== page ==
A few days ago, my Super Retro Trio arrived in the mail, and I've been playing with it.
The system's a pretty good piece of kit, but there were some small issues.
First off, all the cartridge ports are astoundingly filthy. There's this weird, oily black grime deep in all three ports that have to be resolved for proper function. Seriously, in the Genesis port, I couldn't use the lock-on feature for Sonic and Knuckles until this was resolved, and many NES games just wouldn't run on first try, or at all.
To clean the ports, you can either use the original systems' cleaning kits if those around, or you can use a game cartridge as a cleaning kit instead. You'll want to make sure to fully clean the game you intend to use for the purpose before beginning. Once done, it's a two-step process. First, insert and remove the game five times, clean the connectors with alcohol-soaked Q-tips, and then repeat until the black gunk you're cleaning off with the Q-tips is not as jarringly black as when you started. The cartridges will have a far, FAR tighter grip as a result, which leads me to believe that this was meant as some form of lubricant, and you'll likely have to do this for a half hour on each port the first time you go, and you'll still have to Q-tip the games after use. I might just make cleaning these ports a weekly thing for a while, see if I can't really make a dent in the remnants of that junk.
Also, the insides of the control pads have a similar issue. Upon taking one of the controllers apart, I noticed that both the boards and the pads had quite a bit of grime as well. Cleaning those is done with Q-tips and alcohol as well, though it'll likely take a long ass time for the boards, as it's layered pretty thick. Thankfully, the rubber pads were easier to clean, but they weren't of the highest quality either. I'm probably going to get some new SNES rubber pads, as the shell is designed just like the OEM controller, and the replacements should fit right in. However, even with the stock rubber pads, the controllers will feel great after they've been cleaned.
Lastly, the reset button. I had to press it a ton of times to get it to work reliably. I can only assume that they're using the same shitty lubricant as the ports, meaning I might have to take it apart and wash the button and spring.
Once all that's done, you have what is a pretty damn nice system. Like I said, once the ports are clean, it fully supports the lock-in feature of Sonic and Knuckles, and all the other Genesis games I've tried so far have had no issues. The SNES is equally impressive. While I don't have the Megaman X games to try out, I can play Super Mario RPG (made in Japan version) and Earthbound with no issues whatsoever, which impressed the fuck out of me.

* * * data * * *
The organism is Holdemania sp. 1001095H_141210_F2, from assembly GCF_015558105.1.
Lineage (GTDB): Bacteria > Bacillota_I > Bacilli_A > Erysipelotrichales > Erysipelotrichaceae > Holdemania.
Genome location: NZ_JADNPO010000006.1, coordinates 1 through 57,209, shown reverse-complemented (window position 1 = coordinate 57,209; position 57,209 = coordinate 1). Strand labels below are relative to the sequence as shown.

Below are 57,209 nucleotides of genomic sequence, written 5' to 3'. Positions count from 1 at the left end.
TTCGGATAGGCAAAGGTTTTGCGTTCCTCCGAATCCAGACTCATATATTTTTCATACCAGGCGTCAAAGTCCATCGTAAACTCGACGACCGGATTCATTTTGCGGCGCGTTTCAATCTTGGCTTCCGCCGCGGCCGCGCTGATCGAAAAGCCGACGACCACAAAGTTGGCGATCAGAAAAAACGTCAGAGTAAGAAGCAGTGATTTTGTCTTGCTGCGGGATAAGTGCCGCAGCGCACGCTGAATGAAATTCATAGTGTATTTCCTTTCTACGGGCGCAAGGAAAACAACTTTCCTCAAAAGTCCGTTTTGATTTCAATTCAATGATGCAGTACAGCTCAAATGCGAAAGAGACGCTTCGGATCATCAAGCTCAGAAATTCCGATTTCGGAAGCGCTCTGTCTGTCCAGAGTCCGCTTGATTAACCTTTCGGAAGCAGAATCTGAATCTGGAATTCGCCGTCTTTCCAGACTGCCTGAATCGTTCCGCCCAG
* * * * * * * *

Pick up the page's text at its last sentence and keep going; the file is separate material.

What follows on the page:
The ONE issue I have is the NES portion. While it's mostly just as great as the other two, the standard Castlevania III and Dragon Warrior I incompatibility persists, and while Dragon Warrior III runs, the sound is absolutely atrocious. The sound for Crystalis is also mangled. While I don't have Journey to Silius, I can only assume that also has issues. Thankfully, these issues can likely be addressed through modding, and I look forward to seeing what Satoshi Matrix and other modders do to address the issue.
While the OEM controllers have an SNES layout, it's important to remember that they connect to the GENESIS controller ports, so they can't be used in an actual SNES the way the Retro Duo controllers can. I sent my Genesis off to get repaired, so I can't say with 100% clarity whether the controllers will work in an actual Genesis, but I imagine they would. If you'd rather go original, though, you can switch between Genesis and SNES/NES with a flick of a switch. It's important to remember that, while the Genesis port can play all three systems (playing SNES with a Genesis pad sucks, BTW), the SNES and NES ports cannot be used to play games other than those originally intended for those pads.
The button layout when playing NES and Genesis games on the SR3 controller takes getting used to. For NES games, NES B maps to Y and NES A maps to B. For Genesis, Genesis ABC map to buttons YBA, while Genesis XYZ map to buttons LXR. It takes some getting used to, and you WILL likely have to go into the options screen for the Genesis Street Fighter games, but after a while, it'll become second nature.
Lastly, the video quality. It's only Composite or S-Video, but the quality is pretty damned good for those connections. No jail bars, and the NES portion isn't over-saturated the way it was with the Retro Duo.
Overall, the Super Retro Trio is a fine bit of kit, and worth a place in any gamer's library. Be warned, however, that it's going to take a bit of elbow grease to get the most out of the system.
Oh, and the smell of plastic is strong with this one.